When a judge renders a legal decision, they hardly anticipate that their commitment to serving the public could make themselves or their family a target for violence. Rather than undergo the appeals process when an unfavorable verdict is reached, disgruntled civilians are threatening and even attacking the presiding judges and their families – placing them in fear of their lives.
Earlier this month, the federal judiciary introduced legislation which aims to safeguard the personal information of judges and their immediate family members within federal databases and restrict data aggregators from reselling that information. The Administrative Office of the U.S. Courts announced their support for the Daniel Anderl Judicial Security and Privacy Act of 2021, named for the late son of Judge Esther Salas of the U.S. District Court for the District of New Jersey.
The bill comes in response to the tragedy that occurred on July 19, 2020, when an angered attorney disguised as a FedEx delivery driver showed up at the Salas’ home and opened fire. In attempting to assassinate Salas, the gunman shot and killed her 20-year-old son, Daniel, and wounded her husband, attorney Mark A. Anderl. A day after the racially motivated attack, the gunman, Roy Den Hollander, was found dead from a self-inflicted gunshot wound.
The Manhattan attorney and self-proclaimed “anti-feminist” appeared in Salas’ courtroom months prior to the attack. According to the FBI, Hollander had detailed information on Salas and her family, in addition to several other targets on his radar. An autobiography published to Hollander’s personal website revealed anti-feminist ideology and his extreme displeasure with Salas, including the following posts:
- “If she ruled draft registration unconstitutional, the Feminists who believed females deserved preferential treatment would criticize her. If she ruled that it did not violate the Constitution, then those Feminists who advocate for equal treatment would criticize her. Either way it was lose-lose for Salas unless someone took the risk of leading the way”
- “Female judges didn’t bother me as long as they were middle age or older black ladies…Latinas, however, were usually a problem — driven by an inferiority complex.”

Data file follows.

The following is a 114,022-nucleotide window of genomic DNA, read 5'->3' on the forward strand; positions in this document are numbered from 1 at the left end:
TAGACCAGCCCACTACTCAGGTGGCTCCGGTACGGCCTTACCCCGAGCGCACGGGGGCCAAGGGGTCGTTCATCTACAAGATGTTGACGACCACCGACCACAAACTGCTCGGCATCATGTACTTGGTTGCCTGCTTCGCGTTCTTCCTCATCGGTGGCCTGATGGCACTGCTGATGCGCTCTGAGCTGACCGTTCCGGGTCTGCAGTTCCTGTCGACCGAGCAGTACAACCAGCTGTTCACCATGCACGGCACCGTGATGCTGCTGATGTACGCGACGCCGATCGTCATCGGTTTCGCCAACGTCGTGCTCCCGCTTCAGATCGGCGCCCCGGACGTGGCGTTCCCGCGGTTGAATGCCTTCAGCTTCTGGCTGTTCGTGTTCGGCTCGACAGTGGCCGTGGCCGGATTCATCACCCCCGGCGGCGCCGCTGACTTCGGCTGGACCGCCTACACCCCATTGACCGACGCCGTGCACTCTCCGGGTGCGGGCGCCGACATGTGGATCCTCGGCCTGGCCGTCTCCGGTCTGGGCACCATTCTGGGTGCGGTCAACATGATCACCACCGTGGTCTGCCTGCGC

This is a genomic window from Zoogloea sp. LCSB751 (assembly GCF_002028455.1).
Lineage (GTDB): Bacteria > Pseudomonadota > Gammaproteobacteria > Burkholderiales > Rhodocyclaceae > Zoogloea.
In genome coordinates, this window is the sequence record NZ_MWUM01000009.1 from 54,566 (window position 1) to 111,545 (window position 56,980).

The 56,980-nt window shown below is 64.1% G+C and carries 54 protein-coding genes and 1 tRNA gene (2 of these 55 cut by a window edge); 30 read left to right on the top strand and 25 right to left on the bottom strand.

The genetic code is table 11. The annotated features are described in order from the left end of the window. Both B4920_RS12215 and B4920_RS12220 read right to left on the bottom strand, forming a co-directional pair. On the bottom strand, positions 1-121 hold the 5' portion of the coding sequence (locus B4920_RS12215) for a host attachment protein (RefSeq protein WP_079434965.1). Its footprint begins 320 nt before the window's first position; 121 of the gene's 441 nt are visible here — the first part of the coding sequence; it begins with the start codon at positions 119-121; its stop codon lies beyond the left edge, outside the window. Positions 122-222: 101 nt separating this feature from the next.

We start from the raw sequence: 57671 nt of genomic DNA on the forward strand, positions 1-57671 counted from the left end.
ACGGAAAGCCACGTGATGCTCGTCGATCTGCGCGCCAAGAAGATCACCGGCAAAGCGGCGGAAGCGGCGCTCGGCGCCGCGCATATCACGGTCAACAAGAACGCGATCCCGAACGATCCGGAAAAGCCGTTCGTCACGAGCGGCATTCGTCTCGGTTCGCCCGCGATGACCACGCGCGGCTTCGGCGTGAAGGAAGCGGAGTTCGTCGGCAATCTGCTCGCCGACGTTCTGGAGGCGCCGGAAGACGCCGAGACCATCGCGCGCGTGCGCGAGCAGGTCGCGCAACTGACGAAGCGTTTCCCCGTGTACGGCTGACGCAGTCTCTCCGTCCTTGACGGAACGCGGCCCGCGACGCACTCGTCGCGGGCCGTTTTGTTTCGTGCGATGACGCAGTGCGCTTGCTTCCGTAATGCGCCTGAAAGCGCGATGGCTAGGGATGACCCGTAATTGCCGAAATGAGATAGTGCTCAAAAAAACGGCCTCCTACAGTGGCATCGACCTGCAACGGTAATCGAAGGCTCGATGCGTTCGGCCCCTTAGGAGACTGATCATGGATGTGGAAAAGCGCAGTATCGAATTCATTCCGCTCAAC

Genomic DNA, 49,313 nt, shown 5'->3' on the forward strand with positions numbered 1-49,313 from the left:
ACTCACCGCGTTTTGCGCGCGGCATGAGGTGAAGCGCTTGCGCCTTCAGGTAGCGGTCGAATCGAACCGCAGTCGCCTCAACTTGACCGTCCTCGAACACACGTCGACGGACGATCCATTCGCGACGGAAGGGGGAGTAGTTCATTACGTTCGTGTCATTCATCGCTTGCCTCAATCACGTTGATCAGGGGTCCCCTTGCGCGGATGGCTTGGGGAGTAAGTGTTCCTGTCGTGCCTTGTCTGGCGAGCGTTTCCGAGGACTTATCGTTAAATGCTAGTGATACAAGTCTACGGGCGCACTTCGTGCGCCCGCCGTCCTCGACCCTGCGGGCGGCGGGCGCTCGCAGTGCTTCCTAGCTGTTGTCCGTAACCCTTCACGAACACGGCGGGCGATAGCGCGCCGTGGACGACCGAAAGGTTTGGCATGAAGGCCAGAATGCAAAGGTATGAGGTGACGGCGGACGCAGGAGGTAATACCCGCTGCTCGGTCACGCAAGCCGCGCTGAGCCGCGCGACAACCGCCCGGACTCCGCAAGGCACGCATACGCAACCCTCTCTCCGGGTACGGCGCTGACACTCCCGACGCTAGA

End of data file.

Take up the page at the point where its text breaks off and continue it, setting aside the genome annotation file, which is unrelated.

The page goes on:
- In another passage, he wrote that Salas was a “lazy and incompetent Latina judge appointed by Obama.”
- He criticized Salas’ resume, writing that “affirmative action got her into and through college and law school,” and that her one accomplishment was “high school cheerleader.”
In a news video two-weeks after the incident, Salas shared that “unfortunately, for my family, the threat was real, and the free flow of information from the internet allowed this sick and depraved human being to find all our personal information and target us. In my case, the monster knew where I lived and what church we attended and had a complete dossier on me and my family.” Since her sons’ killing, Judge Salas has been personally advocating for stronger protections to ensure that judges are able to render decisions without fear of reprisal or retribution – not only for safety purposes, but because our democracy depends on an independent judiciary.
Sadly, Judge Salas is not alone in the terrible misfortune that occurred last year. Judges are regularly threatened and harassed, specifically after high-profile legal battles with increased media attention – increasing 400% over the past five years. Four federal judges have been murdered since 1979. District Judge John Wood was assassinated outside his home in 1979 by hitman Charles Harrelson. In 1988, U.S. District Judge Richard Daronco was shot and killed in the front yard of his Pelham, New York, home. In 1989, Circuit Judge Robert Vance was killed when he opened a mail bomb sent to his home. District Judge John Roll was shot in the back and killed in 2011 at an event for Congresswoman Gabrielle Giffords, who was also shot and injured. (https://www.abajournal.com/news/article/federal-judiciary-supports-legislation-to-prevent-access-to-judges-information)
Thankfully, not all threats result in successful or fatal attacks – but the rise of intimidation tactics and inappropriate communications with federal judges and other court personnel has quadrupled since 2015.